NEA Parents' Resources
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Building a Foundation for Technological Literacy

These days, literacy doesn’t just refer to how your student reads and writes. It’s more important than ever before that they master technological literacy to establish skills that will support their entire academic career.

Not only does an understanding of technology help students complete assignments better and faster, but they’ll continue to be exposed to technology for the rest of their lives that we can’t even imagine today. Having a growing understanding of how to engage with tech tools at a young age will better position them for success down the road.

Specifically, technology classes help students choose the best tools to complete their work, operate these tools properly, and troubleshoot issues when they arise.

Technological Literacy in the Classroom

Technology classes are training the engineers of tomorrow to think through solutions to problems from cleaning pollution out of lakes to creating inventions that complete household tasks to designing habitats for unique situations. Students are pushed to think critically and innovate through issues facing society.

The thinking process required for designing and applying new technologies is not unlike those used by engineers, technicians, designers and architects. When a high schooler studies hydroponic farming or farming without soil, for example, they’re addressing hunger in environments that aren’t suitable to growing produce.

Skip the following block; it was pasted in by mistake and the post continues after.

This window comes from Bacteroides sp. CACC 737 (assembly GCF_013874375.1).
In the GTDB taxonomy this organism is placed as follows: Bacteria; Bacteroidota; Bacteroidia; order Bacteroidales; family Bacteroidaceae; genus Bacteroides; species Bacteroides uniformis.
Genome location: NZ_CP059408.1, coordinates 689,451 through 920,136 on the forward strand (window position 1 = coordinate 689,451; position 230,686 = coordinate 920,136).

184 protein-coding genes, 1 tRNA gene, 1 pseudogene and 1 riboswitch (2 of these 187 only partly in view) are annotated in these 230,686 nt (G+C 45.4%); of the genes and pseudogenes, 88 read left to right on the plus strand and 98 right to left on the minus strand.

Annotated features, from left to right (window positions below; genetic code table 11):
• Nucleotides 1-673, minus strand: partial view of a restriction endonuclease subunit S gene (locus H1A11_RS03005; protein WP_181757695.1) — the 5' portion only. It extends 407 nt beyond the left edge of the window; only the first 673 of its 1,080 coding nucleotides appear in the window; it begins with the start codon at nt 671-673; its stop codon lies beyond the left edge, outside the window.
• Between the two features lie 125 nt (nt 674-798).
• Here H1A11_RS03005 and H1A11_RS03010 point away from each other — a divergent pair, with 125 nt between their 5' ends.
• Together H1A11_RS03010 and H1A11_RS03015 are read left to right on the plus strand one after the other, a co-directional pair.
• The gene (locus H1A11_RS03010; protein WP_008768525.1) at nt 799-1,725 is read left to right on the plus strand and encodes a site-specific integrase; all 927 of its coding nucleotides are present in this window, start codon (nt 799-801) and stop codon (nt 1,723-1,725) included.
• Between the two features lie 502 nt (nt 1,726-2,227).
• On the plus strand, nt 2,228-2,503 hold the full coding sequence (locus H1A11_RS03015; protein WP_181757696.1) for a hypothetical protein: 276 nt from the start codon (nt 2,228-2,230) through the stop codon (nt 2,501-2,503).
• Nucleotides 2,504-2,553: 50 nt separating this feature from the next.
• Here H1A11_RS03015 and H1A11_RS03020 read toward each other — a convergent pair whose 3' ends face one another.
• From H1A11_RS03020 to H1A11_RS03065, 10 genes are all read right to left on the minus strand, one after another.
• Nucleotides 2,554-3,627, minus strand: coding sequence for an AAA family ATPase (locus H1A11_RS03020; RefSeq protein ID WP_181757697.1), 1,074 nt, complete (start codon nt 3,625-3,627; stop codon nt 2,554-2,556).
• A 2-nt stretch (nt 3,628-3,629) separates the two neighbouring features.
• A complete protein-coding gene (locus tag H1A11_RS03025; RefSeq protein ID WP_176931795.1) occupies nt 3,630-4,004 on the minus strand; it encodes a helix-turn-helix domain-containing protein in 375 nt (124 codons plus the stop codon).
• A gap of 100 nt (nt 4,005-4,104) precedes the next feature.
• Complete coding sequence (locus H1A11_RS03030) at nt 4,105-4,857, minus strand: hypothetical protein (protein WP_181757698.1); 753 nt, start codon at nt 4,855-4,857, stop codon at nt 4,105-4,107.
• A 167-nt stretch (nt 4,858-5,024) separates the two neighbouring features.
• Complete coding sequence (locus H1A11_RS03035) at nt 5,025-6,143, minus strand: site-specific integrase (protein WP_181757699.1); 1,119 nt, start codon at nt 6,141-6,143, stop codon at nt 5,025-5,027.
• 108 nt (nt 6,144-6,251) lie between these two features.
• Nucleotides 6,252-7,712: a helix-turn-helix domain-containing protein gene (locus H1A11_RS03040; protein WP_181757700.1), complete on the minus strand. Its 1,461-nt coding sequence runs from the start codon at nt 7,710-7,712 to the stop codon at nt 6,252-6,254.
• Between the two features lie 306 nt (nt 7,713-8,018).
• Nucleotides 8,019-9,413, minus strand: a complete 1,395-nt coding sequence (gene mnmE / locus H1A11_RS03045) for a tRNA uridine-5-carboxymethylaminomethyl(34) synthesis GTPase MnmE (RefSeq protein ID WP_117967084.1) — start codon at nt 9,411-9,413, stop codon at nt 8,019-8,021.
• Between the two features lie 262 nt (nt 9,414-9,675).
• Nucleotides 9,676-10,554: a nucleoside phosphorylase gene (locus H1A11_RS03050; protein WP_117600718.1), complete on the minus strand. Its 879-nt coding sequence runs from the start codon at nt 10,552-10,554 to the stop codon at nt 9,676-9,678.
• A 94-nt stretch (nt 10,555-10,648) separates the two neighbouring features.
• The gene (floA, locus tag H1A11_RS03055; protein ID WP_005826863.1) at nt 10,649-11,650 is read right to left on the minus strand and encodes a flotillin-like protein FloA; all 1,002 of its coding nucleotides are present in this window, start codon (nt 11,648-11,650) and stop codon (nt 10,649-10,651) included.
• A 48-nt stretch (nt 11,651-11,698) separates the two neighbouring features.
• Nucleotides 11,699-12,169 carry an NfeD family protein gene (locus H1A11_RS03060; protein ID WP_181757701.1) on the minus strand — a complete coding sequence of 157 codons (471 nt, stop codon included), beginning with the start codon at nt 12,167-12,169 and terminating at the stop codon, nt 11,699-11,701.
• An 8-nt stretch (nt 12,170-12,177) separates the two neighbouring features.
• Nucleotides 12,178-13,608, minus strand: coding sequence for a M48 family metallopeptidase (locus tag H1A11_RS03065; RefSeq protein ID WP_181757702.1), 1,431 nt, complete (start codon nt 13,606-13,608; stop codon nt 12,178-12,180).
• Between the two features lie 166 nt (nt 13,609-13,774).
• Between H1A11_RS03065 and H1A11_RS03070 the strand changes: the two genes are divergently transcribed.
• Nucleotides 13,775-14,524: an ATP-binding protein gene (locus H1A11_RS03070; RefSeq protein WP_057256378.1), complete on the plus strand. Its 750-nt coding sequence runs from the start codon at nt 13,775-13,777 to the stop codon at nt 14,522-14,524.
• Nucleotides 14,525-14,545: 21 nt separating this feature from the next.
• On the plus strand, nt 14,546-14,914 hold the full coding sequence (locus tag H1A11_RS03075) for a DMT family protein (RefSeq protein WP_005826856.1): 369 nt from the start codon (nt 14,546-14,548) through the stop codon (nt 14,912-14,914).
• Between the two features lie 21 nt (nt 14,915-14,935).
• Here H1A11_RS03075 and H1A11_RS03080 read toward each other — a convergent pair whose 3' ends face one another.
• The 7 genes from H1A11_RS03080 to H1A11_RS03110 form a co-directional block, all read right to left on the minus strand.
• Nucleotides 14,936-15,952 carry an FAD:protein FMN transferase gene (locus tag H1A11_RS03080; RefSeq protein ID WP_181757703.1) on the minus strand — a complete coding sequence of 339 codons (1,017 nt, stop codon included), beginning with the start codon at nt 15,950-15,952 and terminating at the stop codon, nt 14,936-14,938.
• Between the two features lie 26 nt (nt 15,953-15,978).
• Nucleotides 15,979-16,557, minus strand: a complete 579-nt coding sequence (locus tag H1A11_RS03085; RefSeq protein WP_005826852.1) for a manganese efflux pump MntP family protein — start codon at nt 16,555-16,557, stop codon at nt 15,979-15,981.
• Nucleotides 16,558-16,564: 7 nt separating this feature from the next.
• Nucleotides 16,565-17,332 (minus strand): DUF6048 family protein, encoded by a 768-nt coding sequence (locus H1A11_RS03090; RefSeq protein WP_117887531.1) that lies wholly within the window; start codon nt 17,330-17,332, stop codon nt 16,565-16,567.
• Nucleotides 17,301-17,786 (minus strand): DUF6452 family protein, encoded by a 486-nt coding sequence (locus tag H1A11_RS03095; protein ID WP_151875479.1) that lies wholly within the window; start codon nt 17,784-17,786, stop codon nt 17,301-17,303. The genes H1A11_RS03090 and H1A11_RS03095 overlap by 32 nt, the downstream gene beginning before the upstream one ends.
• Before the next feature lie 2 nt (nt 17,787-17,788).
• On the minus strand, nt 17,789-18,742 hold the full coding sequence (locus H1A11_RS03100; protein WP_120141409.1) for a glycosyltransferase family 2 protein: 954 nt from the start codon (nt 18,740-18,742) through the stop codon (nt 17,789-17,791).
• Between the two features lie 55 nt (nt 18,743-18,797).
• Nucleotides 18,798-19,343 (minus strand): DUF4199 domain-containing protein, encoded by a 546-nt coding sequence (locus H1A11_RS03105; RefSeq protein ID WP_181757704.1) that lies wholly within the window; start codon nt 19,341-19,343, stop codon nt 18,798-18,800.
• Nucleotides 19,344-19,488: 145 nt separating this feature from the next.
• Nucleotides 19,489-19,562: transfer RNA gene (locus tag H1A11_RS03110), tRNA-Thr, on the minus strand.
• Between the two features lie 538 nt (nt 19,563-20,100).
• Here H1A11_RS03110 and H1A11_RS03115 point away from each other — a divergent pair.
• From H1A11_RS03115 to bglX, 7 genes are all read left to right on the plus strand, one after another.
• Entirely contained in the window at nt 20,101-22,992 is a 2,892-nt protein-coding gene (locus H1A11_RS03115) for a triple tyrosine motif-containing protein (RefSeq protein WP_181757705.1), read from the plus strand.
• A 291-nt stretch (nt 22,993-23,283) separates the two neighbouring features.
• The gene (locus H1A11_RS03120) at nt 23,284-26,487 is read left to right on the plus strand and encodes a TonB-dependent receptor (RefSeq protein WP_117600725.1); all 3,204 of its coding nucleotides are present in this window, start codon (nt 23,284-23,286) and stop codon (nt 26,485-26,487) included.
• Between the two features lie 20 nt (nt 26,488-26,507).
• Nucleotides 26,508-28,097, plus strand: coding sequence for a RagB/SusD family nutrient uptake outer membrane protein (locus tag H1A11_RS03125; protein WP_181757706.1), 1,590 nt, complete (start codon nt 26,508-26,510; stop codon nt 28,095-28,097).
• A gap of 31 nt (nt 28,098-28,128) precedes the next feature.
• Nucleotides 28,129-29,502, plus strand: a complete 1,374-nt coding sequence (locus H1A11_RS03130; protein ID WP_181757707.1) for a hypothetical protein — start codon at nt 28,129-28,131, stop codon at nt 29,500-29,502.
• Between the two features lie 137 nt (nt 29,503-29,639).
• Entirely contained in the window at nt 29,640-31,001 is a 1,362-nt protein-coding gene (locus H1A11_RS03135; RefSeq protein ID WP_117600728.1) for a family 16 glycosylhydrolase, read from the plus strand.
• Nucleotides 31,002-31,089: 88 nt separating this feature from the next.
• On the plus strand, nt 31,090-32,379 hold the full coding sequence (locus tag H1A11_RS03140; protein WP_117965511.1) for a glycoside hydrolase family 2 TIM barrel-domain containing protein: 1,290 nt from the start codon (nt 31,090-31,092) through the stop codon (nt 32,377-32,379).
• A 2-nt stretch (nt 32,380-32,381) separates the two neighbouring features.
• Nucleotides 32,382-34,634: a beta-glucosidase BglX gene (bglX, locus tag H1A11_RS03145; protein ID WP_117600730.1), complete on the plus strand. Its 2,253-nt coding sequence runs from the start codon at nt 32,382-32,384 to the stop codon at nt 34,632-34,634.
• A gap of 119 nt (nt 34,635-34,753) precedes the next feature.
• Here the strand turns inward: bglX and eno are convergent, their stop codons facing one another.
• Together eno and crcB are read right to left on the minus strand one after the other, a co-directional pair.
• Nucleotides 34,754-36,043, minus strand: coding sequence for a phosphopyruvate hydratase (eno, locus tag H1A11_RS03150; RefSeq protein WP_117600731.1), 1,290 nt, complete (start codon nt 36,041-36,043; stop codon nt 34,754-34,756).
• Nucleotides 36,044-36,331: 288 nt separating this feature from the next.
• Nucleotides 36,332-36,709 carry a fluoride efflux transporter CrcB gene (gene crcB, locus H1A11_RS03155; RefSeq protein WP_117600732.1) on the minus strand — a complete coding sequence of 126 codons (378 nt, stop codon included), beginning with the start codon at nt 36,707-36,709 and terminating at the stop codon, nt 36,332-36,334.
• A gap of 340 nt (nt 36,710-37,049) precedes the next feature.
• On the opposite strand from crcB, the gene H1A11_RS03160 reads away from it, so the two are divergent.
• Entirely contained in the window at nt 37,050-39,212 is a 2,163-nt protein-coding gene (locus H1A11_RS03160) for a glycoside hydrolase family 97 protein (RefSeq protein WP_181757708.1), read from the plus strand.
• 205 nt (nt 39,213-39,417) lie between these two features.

Supporting Technological Literacy at Home

For your part, there are plenty of activities you can introduce in the home even when your student is only in elementary school to get them to jumpstart their technological literacy.

  • Go to a science and technology museum together. If there’s one in your area, take your student and discuss the different exhibits together as you explore the museum.
  • Discuss what “new and improved” really means. The next time you buy a product that advertises that it’s “new and improved,” explore with your child what that actually means. Compare it with the last version of the same product to see what actually changed and why. Have your student think through other things they could improve about that product.
  • Build a boat that floats. Give your student equal-sized pieces of tin foil, wrapping paper and paper, and challenge them to design and build a boat that can hold nine objects (like marbles, pebbles, paper clips, etc) for 10 minutes without sinking. Give your child the opportunity to make adjustments and redesign until they succeed.
  •  “Reverse engineer” something with your child. Take something that’s used regularly in the home and determine what and how many parts or materials are used in it. Research with your student where the materials came from, how it may have been manufactured, and how to best dispose of the parts when it’s ready to be disposed of.
  •  Enroll your student in a STEM program. A variety of programs exist, from the Technology Student Association (TSA) to the Junior Engineering Technical Society (JETS) to For Inspiration and Recognition of Science and Technology (FIRST), that you can enroll your student in to stoke a budding interest in science and technology.

There’s also a long list of online materials you can refer your student to if they have questions, need to research, or just want to read more because they’re interested:

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